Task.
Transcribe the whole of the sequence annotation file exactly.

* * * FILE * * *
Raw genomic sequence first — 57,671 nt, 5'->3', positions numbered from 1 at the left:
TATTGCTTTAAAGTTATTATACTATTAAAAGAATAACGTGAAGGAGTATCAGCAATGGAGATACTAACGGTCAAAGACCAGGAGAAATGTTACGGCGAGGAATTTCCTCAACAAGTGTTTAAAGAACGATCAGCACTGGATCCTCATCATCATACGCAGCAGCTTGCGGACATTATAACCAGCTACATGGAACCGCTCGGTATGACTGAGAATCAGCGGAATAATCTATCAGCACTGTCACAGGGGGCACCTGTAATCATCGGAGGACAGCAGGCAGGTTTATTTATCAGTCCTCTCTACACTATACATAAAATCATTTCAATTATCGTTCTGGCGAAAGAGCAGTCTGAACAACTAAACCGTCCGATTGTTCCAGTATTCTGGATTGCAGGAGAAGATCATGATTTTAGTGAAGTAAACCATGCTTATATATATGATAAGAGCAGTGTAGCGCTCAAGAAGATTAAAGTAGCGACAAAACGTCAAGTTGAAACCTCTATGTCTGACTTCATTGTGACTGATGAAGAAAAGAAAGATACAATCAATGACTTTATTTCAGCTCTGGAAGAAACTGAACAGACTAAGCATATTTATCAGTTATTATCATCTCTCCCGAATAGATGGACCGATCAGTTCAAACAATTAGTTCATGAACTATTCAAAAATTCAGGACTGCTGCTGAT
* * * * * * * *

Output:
Raw genomic sequence first — 57,671 nt, 5'->3', positions numbered from 1 at the left:
TATTGCTTTAAAGTTATTATACTATTAAAAGAATAACGTGAAGGAGTATCAGCAATGGAGATACTAACGGTCAAAGACCAGGAGAAATGTTACGGCGAGGAATTTCCTCAACAAGTGTTTAAAGAACGATCAGCACTGGATCCTCATCATCATACGCAGCAGCTTGCGGACATTATAACCAGCTACATGGAACCGCTCGGTATGACTGAGAATCAGCGGAATAATCTATCAGCACTGTCACAGGGGGCACCTGTAATCATCGGAGGACAGCAGGCAGGTTTATTTATCAGTCCTCTCTACACTATACATAAAATCATTTCAATTATCGTTCTGGCGAAAGAGCAGTCTGAACAACTAAACCGTCCGATTGTTCCAGTATTCTGGATTGCAGGAGAAGATCATGATTTTAGTGAAGTAAACCATGCTTATATATATGATAAGAGCAGTGTAGCGCTCAAGAAGATTAAAGTAGCGACAAAACGTCAAGTTGAAACCTCTATGTCTGACTTCATTGTGACTGATGAAGAAAAGAAAGATACAATCAATGACTTTATTTCAGCTCTGGAAGAAACTGAACAGACTAAGCATATTTATCAGTTATTATCATCTCTCCCGAATAGATGGACCGATCAGTTCAAACAATTAGTTCATGAACTATTCAAAAATTCAGGACTGCTGCTGAT